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Municipal Bonds
Old 01-31-2017, 08:07 PM   #1
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Municipal Bonds

I remember reading here at one time a recommendation for the best book on Municipal Bonds. I will soon be in RMD time and would like to research these. Any reccos? Thanks
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Old 01-31-2017, 08:14 PM   #2
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"The Handbook of Municipal Bonds" edited by Frank Fabozzi. Probably MBA level material, but if you can understand it you will need no other book.
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Old 01-31-2017, 11:13 PM   #3
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I got about 542K in individual muni bonds and not own more then 3 of the same bond. my TWO basic requirements, AA rated or better and INSURED. I am getting around 4.4% return of around 23k a year.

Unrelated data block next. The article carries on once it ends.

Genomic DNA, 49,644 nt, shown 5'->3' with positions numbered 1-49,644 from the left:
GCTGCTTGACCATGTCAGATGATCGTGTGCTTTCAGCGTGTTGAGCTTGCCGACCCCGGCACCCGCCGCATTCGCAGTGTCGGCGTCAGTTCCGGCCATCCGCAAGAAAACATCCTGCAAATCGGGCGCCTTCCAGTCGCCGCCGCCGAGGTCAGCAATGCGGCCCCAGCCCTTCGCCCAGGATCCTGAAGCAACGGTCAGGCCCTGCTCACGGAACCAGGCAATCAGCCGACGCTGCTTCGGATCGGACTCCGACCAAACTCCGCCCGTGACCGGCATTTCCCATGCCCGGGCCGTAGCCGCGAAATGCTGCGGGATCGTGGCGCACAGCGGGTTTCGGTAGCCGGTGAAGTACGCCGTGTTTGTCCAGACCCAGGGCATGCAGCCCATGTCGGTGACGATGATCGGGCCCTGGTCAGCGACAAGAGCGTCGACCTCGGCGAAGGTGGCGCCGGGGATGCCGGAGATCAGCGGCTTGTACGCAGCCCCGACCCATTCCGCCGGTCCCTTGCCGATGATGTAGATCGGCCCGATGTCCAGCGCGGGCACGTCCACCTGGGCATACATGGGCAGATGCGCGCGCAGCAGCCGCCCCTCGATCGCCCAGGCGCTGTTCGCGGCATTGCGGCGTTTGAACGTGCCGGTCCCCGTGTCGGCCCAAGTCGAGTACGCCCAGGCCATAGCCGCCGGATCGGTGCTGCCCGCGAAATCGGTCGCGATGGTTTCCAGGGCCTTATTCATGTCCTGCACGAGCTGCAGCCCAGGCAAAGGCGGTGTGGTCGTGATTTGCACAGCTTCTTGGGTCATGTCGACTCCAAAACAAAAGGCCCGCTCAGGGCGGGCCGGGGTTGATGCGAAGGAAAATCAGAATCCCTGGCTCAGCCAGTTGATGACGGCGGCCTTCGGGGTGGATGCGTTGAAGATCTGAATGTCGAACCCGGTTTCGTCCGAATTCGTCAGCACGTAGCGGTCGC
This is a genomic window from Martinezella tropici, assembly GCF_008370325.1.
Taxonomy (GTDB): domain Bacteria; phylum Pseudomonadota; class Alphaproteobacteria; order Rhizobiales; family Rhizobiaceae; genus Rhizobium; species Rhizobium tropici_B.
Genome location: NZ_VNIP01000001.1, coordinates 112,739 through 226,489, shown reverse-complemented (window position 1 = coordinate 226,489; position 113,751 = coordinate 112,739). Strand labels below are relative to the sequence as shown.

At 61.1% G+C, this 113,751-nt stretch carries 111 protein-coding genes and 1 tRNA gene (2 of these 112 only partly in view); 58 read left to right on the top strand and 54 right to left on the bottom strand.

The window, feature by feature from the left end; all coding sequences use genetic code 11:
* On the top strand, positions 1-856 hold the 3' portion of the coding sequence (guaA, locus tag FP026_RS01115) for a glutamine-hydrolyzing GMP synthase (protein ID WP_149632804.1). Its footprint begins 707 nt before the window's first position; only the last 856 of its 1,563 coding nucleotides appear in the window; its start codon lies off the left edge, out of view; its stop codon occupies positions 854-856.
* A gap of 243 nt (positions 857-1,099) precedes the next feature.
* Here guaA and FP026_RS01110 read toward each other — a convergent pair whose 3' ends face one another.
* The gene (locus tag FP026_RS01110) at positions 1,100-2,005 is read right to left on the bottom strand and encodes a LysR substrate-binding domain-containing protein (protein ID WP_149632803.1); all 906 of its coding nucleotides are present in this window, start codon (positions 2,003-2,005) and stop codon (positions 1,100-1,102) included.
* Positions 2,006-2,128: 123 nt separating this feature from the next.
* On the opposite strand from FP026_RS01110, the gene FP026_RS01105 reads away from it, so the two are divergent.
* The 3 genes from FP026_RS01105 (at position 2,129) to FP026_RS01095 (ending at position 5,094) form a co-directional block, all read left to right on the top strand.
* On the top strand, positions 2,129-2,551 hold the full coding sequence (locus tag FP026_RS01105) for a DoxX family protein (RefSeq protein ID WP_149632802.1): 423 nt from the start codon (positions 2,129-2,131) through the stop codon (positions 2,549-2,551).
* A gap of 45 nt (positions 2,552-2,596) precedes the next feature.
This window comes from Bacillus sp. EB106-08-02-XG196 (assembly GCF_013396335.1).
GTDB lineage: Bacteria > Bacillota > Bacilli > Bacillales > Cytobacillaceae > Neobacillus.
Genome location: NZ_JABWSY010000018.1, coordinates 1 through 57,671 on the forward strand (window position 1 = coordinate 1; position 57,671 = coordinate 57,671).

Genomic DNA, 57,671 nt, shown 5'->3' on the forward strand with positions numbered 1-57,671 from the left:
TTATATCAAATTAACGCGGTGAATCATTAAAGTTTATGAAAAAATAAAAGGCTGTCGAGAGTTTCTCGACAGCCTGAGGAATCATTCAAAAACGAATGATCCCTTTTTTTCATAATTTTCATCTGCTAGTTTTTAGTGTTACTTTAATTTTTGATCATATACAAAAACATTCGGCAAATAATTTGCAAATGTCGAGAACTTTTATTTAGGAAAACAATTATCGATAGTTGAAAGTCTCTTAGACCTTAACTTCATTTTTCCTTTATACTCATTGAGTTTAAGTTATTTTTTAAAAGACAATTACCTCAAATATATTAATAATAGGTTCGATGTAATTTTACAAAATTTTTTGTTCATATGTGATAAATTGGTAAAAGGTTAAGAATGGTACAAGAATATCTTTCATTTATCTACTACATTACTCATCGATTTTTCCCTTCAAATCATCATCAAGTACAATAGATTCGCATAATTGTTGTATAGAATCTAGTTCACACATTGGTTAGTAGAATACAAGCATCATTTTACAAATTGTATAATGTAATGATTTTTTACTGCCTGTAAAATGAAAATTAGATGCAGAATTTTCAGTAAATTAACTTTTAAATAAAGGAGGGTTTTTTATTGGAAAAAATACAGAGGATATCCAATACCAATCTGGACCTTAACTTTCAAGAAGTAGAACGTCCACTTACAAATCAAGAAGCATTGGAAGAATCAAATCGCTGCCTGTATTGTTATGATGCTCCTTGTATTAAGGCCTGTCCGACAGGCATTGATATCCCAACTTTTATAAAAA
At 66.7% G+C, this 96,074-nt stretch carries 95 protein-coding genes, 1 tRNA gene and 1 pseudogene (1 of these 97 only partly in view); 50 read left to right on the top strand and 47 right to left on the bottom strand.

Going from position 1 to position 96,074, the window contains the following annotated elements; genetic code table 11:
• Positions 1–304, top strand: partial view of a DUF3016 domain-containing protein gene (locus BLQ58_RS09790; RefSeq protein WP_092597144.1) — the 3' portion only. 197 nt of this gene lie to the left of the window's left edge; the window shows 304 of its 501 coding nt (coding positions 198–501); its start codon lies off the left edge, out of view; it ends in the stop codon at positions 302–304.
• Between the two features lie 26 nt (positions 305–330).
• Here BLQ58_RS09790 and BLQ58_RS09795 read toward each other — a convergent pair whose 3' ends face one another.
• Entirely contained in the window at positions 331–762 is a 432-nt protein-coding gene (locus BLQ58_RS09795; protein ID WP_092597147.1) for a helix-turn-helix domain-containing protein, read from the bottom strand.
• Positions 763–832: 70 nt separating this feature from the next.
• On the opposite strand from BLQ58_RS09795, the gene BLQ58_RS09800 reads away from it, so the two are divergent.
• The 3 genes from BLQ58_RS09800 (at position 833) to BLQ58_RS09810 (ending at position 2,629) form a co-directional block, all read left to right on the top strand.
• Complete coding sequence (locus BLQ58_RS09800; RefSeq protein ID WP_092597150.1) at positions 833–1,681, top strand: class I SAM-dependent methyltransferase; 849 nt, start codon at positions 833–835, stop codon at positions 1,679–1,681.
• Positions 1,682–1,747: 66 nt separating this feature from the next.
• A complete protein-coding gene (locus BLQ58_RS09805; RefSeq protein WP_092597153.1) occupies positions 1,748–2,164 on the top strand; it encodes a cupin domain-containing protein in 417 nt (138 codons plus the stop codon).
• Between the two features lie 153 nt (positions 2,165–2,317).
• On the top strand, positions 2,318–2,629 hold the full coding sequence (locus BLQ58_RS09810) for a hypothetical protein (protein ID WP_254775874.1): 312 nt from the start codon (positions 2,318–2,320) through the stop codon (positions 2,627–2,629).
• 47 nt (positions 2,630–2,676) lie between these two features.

build a bond ladder with different maturity dates
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Old 02-02-2017, 06:18 AM   #4
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" Probably MBA level material,
So pretty simple then.......seriously even CFA level is only tough because of the volume of the material.
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Old 02-02-2017, 07:50 AM   #5
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So pretty simple then.......seriously even CFA level is only tough because of the volume of the material.
I had to read most of Fabozzi's Handbook of Fixed Income Securities for an exam - not that bad